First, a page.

by Dan Way
It is difficult to argue, with a straight face and without crossing fingers behind your back, that the tax climate in North Carolina is not a stumbling block to economic improvement. As the election season flows with gathering speed towards its Nov. 6 conclusion in the General Election, that argument is heard more loudly, and with greater urgency, from candidates who champion more free market and less government hindrance (sometimes called government help by those on the left).
Republican gubernatorial candidate Pat McCrory, for example, during his first debate with Democrat Lt. Gov. Walter Dalton last Wednesday, said “the best incentive for new jobs in North Carolina” is to avoid leading the pack in the Southeast with high sales, corporate and income taxes.
But the Tax Foundation, a nonpartisan research organization, just released its 2013 State Business Tax Climate Index, and it shows North Carolina isn’t just shooting itself in the foot with tax policies that hamper its competitiveness, but anchors the state firmly in the Somber Seven at the bottom of the heap — 44th worst of the 50 states. The state’s ranking remained unchanged from the 2012 list.
North Carolina has managed to tumble well below every other state in the Southeast, and the authors of the study tell why that is a crucial, but alarming, development.
“It is important to remember that even in our global economy, states’ stiffest and most direct competition often comes from other states,” Tax Foundation economist Scott Drenkard wrote in the report. “The Department of Labor reports that most mass job relocations are from one U.S. state to another, rather than to an overseas location.”
So now, even folks in the once depressingly struggling states of Mississippi, Louisiana, and Arkansas can say, with some economic authority, “Thank goodness for North Carolina.” Those states rank 17, 32, and 33, respectively. Florida is 5, Tennessee 15, Alabama 21, West Virginia 23, Kentucky 24, Virginia 27, Georgia 34, and South Carolina 36.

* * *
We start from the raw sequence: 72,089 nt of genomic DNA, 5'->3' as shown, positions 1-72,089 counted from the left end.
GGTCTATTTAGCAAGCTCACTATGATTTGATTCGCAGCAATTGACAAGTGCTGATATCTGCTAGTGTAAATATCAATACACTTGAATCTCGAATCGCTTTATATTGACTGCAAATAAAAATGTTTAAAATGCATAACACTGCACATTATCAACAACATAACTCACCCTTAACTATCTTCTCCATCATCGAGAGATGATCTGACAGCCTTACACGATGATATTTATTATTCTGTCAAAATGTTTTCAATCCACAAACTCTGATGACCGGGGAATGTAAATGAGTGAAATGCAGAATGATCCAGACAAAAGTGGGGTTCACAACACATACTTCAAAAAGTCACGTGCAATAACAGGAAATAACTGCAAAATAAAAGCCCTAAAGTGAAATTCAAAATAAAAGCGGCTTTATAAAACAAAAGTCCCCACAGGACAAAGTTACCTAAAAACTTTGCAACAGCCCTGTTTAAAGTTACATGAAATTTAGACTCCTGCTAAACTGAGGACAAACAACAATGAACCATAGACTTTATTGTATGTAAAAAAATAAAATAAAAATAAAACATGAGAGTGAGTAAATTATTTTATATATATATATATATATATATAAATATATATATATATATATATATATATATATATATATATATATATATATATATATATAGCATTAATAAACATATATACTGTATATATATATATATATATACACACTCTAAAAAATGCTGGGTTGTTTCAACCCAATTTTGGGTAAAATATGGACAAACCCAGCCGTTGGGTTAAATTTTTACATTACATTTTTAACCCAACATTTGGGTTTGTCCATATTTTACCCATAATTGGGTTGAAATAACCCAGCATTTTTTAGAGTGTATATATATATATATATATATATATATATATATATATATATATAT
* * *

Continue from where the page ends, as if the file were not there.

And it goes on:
Former state Supreme Court justice Bob Orr, executive director at the North Carolina Institute for Constitutional Law, unsuccessfully challenged the Dell deal in court as unconstitutional because lawmakers manipulated state tax code to grant special tax preference to just one entity. While the case was defeated in the court of law, Orr’s opposition to sweetheart subsidies partly on the belief that large, out-of-state corporations have no loyalty to the local community, got much better reception in the court of public opinion, especially after Dell pulled up stakes and went away after only four years.
“Lawmakers create these deals under the banner of job creation and economic development, but the truth is that if a state needs to offer such packages, it is most likely covering for a woeful business tax climate. A far more effective approach is to systematically improve the business tax climate for the long term so as to improve the state’s competitiveness,” Drenkard and co-author Joseph Henchman wrote in the Tax Foundation report.